In Part Two of a series of interviews with the cast of Castaways Repertory Theatre’s production of Cat On A Hot Tin Roof, meet Lisa Arnold (Dixie) and Zell Murphy (Reverend Tooker).
Joel: Please introduce yourself and tell our readers where they may have seen you perform on our local stages. What shows and roles you have played?
Lisa: My name is Lisa and I’m 14 years old. I only started acting a couple of years ago. My first role was Michael Darling in Castaways Repertory Theatre’s production of Peter Pan the play. I was also in the ensemble of Castaways Repertory Theatre’s production of Hello, Dolly!, and I played Costard in a variation of A Midsummer Night’s Dream, produced by a program at George Mason called “Acting for Young People.” My most recent role was Gracie Shinn in Castaways Repertory Theatre’s The Music Man.
Zell: My name is Zell Murphy and I have been involved in local theatre working both on and offstage over the past 20 or so years. Most recently, I played the role of Sidney Bruhl in The Arlington Players’ production of Deathtrap. Castaways’ production of The Lion in Winter was the first show I performed in after moving back to the DC area in 1993. And now, 23 years later, I’m very excited to be back on the Castaways’ stage.
Joel: Have you performed in a Tennessee Williams production and/or Cat On A Hot Tin Roof before? If yes, where and who did you play?
Lisa: I have never performed in a Tennessee Williams production before.
Zell: I have always wanted to be in a Tennessee Williams production but have never had the opportunity until now.
Joel: Who do you play in this production and how do you relate and not relate to your character?
Lisa: In this production, I play Dixie (one of the “no-neck monsters”). I actually don’t relate to my character at all because she is the opposite of who I am. She is a major brat, and she doesn’t keep her nose out of anything (she probably learned that from her parents), and she has so much hate in her.
Zell: I play Reverend Tooker, the town’s church pastor. He is a difficult character to relate to because, in Tennessee Williams’ own words, he is “the living embodiment of the pious, conventional lie.” His presence in the play extends the idea of mendacity to include the social and religious establishment in the South. Reverend Tooker keeps up social appearances, but he is insincere. I think that most of us have experienced or been witness to social and/or religious hypocrisy. And, I dare say, most of us have probably, at one time or another, exhibited some form of pretense or insincerity in order to get something that we want. There’s a little bit of Reverend Tooker in all of us.
Joel: What is the play about from the point of view of your character?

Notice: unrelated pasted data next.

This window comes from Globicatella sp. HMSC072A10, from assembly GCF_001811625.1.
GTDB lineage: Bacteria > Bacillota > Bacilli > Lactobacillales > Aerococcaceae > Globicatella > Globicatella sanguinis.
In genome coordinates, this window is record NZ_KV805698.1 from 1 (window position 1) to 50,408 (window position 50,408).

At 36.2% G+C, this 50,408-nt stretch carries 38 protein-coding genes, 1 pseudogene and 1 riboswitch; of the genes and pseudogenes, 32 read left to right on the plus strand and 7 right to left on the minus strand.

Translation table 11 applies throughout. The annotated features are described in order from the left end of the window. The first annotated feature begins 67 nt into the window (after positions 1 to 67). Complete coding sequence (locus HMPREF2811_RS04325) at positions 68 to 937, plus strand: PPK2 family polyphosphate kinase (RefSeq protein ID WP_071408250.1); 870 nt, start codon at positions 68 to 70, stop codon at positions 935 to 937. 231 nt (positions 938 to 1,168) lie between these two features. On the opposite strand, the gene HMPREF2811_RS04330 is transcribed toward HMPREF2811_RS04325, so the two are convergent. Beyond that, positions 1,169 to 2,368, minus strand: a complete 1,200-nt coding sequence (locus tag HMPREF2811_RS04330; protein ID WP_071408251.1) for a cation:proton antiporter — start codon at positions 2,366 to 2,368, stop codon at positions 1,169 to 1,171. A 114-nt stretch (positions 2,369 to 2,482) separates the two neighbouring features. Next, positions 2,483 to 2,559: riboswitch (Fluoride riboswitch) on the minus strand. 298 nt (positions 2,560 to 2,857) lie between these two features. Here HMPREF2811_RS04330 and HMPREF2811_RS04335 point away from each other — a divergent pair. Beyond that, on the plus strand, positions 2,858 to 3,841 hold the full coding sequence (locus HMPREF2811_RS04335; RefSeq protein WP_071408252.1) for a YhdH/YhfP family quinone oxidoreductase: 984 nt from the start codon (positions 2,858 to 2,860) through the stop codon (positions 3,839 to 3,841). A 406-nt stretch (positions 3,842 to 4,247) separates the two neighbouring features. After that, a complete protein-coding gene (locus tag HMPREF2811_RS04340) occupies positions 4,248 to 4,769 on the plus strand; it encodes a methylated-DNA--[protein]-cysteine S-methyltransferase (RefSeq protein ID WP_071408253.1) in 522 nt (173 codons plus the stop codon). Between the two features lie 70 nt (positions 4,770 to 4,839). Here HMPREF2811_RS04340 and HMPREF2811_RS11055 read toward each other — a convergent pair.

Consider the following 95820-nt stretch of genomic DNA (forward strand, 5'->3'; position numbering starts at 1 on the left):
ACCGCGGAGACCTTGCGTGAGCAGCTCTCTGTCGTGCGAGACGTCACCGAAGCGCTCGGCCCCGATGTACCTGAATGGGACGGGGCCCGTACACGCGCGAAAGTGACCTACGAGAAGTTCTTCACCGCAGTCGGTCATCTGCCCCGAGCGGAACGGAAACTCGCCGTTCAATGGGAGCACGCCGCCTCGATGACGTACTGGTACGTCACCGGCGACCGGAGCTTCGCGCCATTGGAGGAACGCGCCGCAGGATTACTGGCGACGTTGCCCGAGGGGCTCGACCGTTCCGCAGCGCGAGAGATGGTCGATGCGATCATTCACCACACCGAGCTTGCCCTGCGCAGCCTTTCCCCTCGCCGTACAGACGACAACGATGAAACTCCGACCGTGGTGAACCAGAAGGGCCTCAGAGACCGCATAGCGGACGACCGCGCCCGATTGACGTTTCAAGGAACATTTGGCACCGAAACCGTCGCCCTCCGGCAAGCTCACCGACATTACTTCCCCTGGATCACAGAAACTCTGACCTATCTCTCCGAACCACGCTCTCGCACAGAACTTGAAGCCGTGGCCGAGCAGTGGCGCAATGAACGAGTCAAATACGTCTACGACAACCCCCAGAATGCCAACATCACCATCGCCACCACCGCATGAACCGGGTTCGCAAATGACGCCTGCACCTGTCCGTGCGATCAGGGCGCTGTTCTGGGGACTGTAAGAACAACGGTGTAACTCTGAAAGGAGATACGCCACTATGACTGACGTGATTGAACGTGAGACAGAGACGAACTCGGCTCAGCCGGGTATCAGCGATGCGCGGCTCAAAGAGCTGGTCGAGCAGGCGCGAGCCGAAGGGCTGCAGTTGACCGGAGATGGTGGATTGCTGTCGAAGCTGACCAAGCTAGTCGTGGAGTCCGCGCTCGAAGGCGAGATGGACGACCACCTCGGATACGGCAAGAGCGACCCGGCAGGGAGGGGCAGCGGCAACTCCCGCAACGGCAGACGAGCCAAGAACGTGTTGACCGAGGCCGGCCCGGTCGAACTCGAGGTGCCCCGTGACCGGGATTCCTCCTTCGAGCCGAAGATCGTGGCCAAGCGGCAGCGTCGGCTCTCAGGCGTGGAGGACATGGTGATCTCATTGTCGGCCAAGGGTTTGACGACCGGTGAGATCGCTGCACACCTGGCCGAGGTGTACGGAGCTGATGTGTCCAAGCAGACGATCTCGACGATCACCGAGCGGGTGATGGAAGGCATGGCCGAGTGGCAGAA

Lisa: In the play, my character’s family cancels their annual family vacation so they could go celebrate her cranky grandpa’s birthday with him. She is determined to make the most fun out of her boring grandparents’ house.
Zell: For the Reverend, this story is about coming into the home of a wealthy family in the hopes of securing church gifts from the family of a dying man. He knows that Big Daddy is dying, but he is more interested in the material outcomes of Big Daddy’s death rather than providing comfort and spiritual support to the family.
Joel: How did you prepare for your role?
Lisa: Before I go onstage, I try to get into the mindset of a typical bratty, spoiled 10-year-old. I also remember to go onstage and have fun because my job is to ease the intensity of the play, but it won’t be possible to lighten the mood if I’m not enjoying myself.
Zell: I did some research on Tennessee Williams’ point of view on religion to better understand the character I’m portraying. And, of course, I worked on my Southern drawl.
Joel: What scene did you find the most challenging to perform, and why?
Lisa: The most difficult scene for me is a scene where I disrupt a very tense discussion between Maggie and Brick. It’s hard for me because I struggle to stay in character and have the major attitude that is a huge part of who Dixie is.
Zell: For me, there are points during the show in which I am onstage with relatively long gaps in time in which I’m not speaking or directly involved in the major action. Making sure that those moments remain real and honest by constantly being “in the moment” can be difficult and challenging at times. Because even when a character is not speaking, he or she is still “saying something.”
Joel: What’s next for you on the stage?
Lisa: I currently go to a high school that has a specialty program for performing arts, so I’ll be doing quite a few performances with that school, and I’ll probably stick with Castaways Repertory Theatre for a while.
Zell: I don’t have anything definite in mind for onstage work. It has been a while since I’ve worked behind the scenes, so, for my next role, l will look to “get my hands dirty” again backstage.